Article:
Restaurant Liquor Liability Amid COVID-19

May 28, 2020
alcohol-auto-driving

Stay-at-home orders have forced many restaurants to switch to delivery and to-go orders only. This shift has helped restaurants survive, but between third-party delivery fees and the loss of alcohol sales, profits can still take a major hit.

Multiple states have tried to help by loosening liquor laws. According to Eater, New York, New Hampshire, Maryland, Illinois, California and Texas have all made temporary changes that allow alcohol delivery during the pandemic. More states and jurisdictions may have passed similar laws.  

As a result, many restaurants have been able to sell beer, wine and even cocktails with to-go orders. This can be a boon for profits – but it may also be leading to three new liability issues.

Liability Issue One: Over Serving

Restaurants and bars normally have to be careful not to overserve customers. With the switch to to-go orders, this may be easier said than done.

Property Casualty 360 points out that restaurants aren’t being required to ask if purchases are going to be shared or consumed by one person. As a result, someone could pick up a large amount of alcohol, drink all of it, and get alcohol poisoning – and the restaurant could potentially be liable.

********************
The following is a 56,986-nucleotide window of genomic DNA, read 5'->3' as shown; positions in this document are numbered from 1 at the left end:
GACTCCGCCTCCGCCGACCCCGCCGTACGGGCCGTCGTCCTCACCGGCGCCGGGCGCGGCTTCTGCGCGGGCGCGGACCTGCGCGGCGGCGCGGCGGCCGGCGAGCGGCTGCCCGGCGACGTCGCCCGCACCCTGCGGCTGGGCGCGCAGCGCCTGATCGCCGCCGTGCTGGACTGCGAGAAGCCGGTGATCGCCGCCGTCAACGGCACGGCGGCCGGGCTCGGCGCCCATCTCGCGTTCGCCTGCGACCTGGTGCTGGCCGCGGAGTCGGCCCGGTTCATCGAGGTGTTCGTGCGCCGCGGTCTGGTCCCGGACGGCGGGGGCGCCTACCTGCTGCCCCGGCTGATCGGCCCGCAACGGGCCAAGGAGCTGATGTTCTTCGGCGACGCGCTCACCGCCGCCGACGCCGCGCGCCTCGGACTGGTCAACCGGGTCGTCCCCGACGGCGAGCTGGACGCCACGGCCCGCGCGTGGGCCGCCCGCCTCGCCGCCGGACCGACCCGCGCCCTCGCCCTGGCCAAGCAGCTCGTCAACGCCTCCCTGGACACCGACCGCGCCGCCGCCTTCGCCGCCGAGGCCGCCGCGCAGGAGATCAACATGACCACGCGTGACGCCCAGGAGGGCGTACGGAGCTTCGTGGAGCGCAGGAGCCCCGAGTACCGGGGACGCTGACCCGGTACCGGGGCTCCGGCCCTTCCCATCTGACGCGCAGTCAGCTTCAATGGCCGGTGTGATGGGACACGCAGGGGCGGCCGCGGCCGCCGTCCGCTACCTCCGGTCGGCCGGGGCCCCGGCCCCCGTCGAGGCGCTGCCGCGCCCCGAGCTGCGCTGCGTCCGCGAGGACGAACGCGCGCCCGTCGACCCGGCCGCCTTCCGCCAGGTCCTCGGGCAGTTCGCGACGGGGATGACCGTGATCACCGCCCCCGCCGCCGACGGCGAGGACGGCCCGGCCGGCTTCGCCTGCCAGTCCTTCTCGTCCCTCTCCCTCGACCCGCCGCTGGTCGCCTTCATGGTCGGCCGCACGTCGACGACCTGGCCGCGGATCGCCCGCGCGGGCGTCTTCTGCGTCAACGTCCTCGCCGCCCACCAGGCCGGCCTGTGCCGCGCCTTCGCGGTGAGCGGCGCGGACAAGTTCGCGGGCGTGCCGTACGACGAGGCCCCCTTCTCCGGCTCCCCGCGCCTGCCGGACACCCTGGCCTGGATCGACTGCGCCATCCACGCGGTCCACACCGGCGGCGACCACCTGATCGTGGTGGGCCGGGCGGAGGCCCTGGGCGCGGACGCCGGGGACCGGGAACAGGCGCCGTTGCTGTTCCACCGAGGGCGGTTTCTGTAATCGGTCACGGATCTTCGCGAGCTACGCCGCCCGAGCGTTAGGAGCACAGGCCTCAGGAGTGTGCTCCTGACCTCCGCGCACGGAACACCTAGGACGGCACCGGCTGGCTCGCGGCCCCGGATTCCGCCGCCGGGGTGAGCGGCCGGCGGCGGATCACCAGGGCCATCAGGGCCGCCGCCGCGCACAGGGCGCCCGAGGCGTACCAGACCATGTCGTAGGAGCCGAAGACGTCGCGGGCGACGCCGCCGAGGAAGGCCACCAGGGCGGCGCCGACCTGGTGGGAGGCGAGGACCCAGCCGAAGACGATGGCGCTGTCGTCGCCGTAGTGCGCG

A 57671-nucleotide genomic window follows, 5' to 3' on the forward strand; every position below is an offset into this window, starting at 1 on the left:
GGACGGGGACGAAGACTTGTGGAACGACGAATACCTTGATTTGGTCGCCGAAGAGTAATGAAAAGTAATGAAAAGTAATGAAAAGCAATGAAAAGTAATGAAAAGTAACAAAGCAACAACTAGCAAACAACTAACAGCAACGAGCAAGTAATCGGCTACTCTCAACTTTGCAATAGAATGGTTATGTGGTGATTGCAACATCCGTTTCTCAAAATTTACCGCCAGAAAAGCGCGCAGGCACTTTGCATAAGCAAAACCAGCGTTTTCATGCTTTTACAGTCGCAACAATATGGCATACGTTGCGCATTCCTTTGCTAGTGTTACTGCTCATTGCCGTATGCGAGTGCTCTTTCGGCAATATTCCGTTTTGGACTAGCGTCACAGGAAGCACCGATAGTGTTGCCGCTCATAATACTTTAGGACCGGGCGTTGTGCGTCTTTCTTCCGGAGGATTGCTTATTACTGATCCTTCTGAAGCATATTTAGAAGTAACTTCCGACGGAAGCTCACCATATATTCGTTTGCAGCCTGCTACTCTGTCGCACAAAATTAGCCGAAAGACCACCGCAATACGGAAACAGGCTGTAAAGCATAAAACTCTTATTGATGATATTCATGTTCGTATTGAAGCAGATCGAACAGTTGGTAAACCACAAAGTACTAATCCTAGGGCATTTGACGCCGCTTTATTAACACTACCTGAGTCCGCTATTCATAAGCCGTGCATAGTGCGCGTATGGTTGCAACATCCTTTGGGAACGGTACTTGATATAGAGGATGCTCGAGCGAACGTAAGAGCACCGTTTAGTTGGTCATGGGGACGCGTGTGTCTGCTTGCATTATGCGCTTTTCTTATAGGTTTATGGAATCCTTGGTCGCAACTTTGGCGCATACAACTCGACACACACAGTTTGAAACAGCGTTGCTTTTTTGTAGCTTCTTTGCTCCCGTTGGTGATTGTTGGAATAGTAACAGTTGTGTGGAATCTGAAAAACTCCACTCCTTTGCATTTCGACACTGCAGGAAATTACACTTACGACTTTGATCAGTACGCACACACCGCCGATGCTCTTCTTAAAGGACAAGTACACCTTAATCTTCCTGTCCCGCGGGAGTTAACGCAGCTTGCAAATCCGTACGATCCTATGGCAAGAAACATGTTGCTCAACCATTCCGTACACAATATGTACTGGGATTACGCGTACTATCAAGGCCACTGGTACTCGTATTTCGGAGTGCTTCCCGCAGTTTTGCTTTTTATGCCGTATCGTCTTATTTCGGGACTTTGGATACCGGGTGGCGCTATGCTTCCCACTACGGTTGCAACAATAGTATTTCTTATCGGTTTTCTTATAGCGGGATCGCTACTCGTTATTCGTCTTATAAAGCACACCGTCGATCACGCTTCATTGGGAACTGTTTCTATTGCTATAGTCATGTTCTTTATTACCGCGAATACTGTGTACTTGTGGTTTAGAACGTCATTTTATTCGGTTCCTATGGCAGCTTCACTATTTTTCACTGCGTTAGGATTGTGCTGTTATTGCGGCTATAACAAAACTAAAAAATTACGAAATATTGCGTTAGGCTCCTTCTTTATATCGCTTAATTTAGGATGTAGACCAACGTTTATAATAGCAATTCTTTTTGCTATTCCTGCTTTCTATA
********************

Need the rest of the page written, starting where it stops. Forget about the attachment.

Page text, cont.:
Liability Issue Two: Drinking and Driving

Drinking and driving is another key concern.

When people pick up to-go orders of alcohol, they’re supposed to wait until they get home to enjoy the beverage. But what’s to stop them from taking a sip – or more – while still in the car?

To be fair, states have addressed this with various restrictions and requirements. For example, according to King 5, Washington requires pre-mixed beverages to be placed in the trunk or in another area that the driver cannot access. Additionally, cocktails must be packaged with a secure cap or lid that prevents consumption unless the cap or lid is removed – no holes for straws allowed.

Nevertheless, some people are concerned that to-go sales may increase drunk driving.

Liability Issue Three: Underage Drinkers

Although liquor laws have been relaxed in many states, one thing has not changed. People under age 21 are still not allowed to consume alcohol.

To-go orders may make age requirements difficult to enforce. For example, someone who is 21 or older may pick up an order to share with individuals who are under the legal drinking age. Of course, this type of situation can occur with traditional sales from liquor stores, as well, so it is not an entirely new problem.

Masks, on the other hand, are a new issue. Checking IDs may be more difficult now that so many people are wearing masks. It’s easy to see how minors might take advantage of this situation to use someone else’s ID while buying alcohol. If they then proceed to drink to the point of alcohol poisoning, or to get into a crash while drinking and driving, the restaurant that sold the alcohol could conceivably be held liable.

A New Normal

Some states are lifting their stay-at-home orders, but many restaurants still face restrictions regarding dine-in options. At the same time, some people are calling to make the temporary rules allowing to-go liquor sales permanent. As restaurants adapt to this new normal, they must be aware of their liability exposures.

The Hospitality Insurance team at Heffernan Insurance Brokers is here to help your restaurant navigate these evolving risks. Contact us to learn more.